Workspace is a really simple to setup and use product that can provide real productivity benefits and even better provides resellers with an opportunity to introduce client to the productivity benefits of ‘sharing’ information rather than locking it away in emails.
Don’t forget all the other podcasts at and appreciate a like over at
Remember if you want to be a guest please contact me directly (

Sharegate is great!

Last year, when I attended the SharePoint Conference I came across the Sharegate product. It is basically a tool that allows you to move SharePoint data. I purchased a license shortly after that but I have also been provided a license as an Office 365 MVP (full disclosure).


Hopefully you know that you can drag and drop files into SharePoint using Windows Explorer. That works fine if you don’t want to copy any history, versions or meta data, which increasingly people do want.


File data is however, only a small part of information saved in SharePoint these days. Most sites have significant amounts of lists. So how can you copy or migrate these? The best way was to export to a desktop application like Excel or Access, there was always the option to save the list as a template and then copy it across and import it into the new location. In short, all very messy.


The problem has been, especially in the SMB space, has been the lack of a single tool to handle all this sort of migration and do so at a reasonable price. That was until Sharegate came along. Since I first started using the product it has added a variety of features, now including the ability to content from one site to another. Best of all the product is compatible with all current versions of SharePoint including SharePoint Online with Office 365.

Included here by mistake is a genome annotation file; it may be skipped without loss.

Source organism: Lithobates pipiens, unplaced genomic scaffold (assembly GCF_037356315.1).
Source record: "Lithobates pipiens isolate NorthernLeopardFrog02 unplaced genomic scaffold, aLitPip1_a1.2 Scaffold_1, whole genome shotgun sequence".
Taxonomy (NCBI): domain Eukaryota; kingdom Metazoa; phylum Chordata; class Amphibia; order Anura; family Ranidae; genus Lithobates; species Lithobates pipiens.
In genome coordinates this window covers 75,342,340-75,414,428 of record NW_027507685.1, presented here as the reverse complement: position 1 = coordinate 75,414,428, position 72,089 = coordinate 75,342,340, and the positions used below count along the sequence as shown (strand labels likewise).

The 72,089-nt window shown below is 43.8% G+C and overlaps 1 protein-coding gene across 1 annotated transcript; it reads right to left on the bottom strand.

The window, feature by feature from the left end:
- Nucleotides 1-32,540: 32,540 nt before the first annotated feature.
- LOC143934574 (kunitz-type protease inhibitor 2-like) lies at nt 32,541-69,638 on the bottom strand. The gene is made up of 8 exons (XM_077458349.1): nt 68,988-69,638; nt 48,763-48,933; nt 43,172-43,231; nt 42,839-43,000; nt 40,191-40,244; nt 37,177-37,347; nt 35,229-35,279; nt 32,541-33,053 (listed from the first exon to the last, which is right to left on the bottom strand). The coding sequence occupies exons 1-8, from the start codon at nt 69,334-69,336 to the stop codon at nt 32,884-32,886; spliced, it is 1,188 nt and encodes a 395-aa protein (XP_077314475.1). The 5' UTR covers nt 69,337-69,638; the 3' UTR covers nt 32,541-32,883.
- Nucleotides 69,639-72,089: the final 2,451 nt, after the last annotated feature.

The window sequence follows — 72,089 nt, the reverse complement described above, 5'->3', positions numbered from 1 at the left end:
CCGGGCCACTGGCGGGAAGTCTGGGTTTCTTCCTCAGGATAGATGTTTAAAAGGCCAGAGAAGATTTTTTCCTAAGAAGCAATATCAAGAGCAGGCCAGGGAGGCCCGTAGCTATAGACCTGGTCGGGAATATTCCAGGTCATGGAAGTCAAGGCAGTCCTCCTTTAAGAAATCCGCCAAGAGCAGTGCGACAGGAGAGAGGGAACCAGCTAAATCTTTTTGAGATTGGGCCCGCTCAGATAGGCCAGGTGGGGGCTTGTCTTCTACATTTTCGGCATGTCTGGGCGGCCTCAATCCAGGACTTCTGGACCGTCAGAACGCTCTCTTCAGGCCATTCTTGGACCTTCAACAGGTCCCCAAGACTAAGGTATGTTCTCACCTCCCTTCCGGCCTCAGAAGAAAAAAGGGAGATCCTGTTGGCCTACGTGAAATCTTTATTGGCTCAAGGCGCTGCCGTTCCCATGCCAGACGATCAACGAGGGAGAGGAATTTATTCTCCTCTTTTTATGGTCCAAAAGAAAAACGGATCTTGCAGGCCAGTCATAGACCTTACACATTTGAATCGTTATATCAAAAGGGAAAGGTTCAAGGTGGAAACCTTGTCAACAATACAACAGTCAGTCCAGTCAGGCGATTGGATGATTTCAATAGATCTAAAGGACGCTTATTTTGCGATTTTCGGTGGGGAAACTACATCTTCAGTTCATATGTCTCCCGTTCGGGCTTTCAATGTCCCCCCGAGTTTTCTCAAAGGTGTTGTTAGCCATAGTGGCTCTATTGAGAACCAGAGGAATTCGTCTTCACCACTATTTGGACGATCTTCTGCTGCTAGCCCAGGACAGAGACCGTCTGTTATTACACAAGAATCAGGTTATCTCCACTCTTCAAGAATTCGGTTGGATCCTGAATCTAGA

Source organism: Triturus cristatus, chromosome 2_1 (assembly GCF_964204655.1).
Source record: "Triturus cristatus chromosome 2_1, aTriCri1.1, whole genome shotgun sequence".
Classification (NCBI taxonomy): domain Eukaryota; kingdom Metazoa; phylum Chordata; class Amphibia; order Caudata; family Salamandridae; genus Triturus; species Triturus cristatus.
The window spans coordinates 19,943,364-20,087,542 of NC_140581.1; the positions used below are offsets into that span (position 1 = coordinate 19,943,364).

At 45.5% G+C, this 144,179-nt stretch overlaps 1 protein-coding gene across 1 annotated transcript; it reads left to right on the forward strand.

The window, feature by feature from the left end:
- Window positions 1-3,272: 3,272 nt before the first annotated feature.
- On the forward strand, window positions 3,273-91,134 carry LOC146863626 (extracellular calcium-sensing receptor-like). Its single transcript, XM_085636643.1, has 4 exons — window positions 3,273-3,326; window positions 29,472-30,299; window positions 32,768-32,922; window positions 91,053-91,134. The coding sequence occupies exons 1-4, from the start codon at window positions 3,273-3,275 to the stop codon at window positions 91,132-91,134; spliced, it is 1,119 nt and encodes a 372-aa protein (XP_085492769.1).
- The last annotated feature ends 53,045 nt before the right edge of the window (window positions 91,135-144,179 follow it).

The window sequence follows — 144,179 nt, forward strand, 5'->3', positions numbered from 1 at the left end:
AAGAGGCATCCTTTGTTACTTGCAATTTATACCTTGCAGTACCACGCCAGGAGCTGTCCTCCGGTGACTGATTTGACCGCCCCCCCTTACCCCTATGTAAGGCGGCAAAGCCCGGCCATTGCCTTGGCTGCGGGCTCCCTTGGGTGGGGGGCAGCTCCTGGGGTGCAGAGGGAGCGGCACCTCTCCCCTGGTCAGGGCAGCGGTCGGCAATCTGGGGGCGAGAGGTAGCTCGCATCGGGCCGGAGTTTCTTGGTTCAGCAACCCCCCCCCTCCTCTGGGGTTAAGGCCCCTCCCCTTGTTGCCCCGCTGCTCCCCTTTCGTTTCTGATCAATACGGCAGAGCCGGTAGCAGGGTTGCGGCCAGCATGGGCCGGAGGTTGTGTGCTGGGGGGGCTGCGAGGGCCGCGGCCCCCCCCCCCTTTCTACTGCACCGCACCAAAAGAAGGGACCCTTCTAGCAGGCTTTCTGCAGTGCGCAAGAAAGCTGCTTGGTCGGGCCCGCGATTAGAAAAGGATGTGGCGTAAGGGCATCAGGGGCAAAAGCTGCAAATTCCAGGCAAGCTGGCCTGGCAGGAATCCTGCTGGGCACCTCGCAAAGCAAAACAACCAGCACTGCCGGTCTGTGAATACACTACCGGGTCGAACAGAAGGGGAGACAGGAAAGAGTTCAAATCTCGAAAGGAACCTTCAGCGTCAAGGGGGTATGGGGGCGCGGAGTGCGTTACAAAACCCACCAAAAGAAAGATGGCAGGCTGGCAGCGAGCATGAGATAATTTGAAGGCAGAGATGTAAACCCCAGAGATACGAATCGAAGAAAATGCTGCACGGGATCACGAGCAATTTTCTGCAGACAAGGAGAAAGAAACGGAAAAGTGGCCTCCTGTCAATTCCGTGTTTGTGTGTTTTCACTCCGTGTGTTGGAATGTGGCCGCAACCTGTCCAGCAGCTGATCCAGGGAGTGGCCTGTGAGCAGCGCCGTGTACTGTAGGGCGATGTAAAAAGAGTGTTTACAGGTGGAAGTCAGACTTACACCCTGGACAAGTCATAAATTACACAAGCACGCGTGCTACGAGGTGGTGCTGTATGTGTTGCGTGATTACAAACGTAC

You can see from the above diagram that the application is well laid out and easy to use. I like the fact that it remembers your sites and many of your actions so you don’t have to go through the whole configuration process over and over. I like how it also allows you to determine what level of interaction and notification you desire. Great for set and forget migrations.


I think that if you are regularly moving SharePoint information whether within sites or with migrations when Sharegate is an indispensible tool.

Search Service INOP in SharePoint 2013 Foundation

Now that I have SharePoint Foundation 2013 installed a member server I thought that I start looking at how well search works and in anything needs to be done to index third party documents like PDFs. What I found so far hasn’t been good news I am afraid to report.


Let me set the scene. I installed SharePoint Foundation 2013 on a member server and used the Complete installation method with the data residing on SQL Server 2012 Express. I used the SharePoint Configuration Wizard to set up the site using the defaults.


With SharePoint Foundation 2012 it turns out that search is now more like the old Search Server Express 2010. Thus, think of SharePoint Foundation 2013 as SharePoint Foundation merged with Search Server Express. You would think that is good wouldn’t you?


The first thing I found was that even using the SharePoint Configuration Wizard to set up farm indexing wasn’t enabled. When you go into the Search Application administration you see the following:




Local SharePoint Servers are a content source but there is no crawl enabled on these sites by default. Easy enough to enable some crawl rules. However, with that done I found that the indexing commences but remain stuck in the Starting state as shown.




And here it stayed no matter what I tried or how long I waited. When I attempt to do a search I get this every time.




My expectation is that out of the box, using a default installation that search would be enabled and would operate. I certainly not found that to be the case in my experience.